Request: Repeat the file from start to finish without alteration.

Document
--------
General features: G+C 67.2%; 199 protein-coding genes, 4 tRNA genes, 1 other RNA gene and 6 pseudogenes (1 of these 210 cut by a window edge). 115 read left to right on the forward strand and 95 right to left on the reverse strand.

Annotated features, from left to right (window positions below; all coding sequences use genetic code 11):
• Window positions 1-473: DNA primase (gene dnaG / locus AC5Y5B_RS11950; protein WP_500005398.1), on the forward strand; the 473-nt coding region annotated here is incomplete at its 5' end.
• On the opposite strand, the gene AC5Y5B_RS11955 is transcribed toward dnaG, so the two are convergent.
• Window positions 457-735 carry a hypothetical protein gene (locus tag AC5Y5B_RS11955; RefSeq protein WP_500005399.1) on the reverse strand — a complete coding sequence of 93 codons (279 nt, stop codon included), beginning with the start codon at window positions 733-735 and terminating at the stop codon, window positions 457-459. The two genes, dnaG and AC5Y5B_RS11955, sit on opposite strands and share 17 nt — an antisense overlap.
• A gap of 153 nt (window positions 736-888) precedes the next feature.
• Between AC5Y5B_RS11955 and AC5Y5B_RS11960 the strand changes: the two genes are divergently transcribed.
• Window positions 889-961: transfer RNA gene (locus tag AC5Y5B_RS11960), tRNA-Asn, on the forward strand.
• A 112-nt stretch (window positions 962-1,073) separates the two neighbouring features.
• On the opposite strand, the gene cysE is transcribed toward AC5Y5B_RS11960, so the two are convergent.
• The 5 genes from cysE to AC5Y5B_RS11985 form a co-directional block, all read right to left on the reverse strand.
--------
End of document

General features: G+C 67.2%; 199 protein-coding genes, 4 tRNA genes, 1 other RNA gene and 6 pseudogenes (1 of these 210 cut by a window edge). 115 read left to right on the forward strand and 95 right to left on the reverse strand.

Annotated features, from left to right (window positions below; all coding sequences use genetic code 11):
• Window positions 1-473: DNA primase (gene dnaG / locus AC5Y5B_RS11950; protein WP_500005398.1), on the forward strand; the 473-nt coding region annotated here is incomplete at its 5' end.
• On the opposite strand, the gene AC5Y5B_RS11955 is transcribed toward dnaG, so the two are convergent.
• Window positions 457-735 carry a hypothetical protein gene (locus tag AC5Y5B_RS11955; RefSeq protein WP_500005399.1) on the reverse strand — a complete coding sequence of 93 codons (279 nt, stop codon included), beginning with the start codon at window positions 733-735 and terminating at the stop codon, window positions 457-459. The two genes, dnaG and AC5Y5B_RS11955, sit on opposite strands and share 17 nt — an antisense overlap.
• A gap of 153 nt (window positions 736-888) precedes the next feature.
• Between AC5Y5B_RS11955 and AC5Y5B_RS11960 the strand changes: the two genes are divergently transcribed.
• Window positions 889-961: transfer RNA gene (locus tag AC5Y5B_RS11960), tRNA-Asn, on the forward strand.
• A 112-nt stretch (window positions 962-1,073) separates the two neighbouring features.
• On the opposite strand, the gene cysE is transcribed toward AC5Y5B_RS11960, so the two are convergent.
• The 5 genes from cysE to AC5Y5B_RS11985 form a co-directional block, all read right to left on the reverse strand.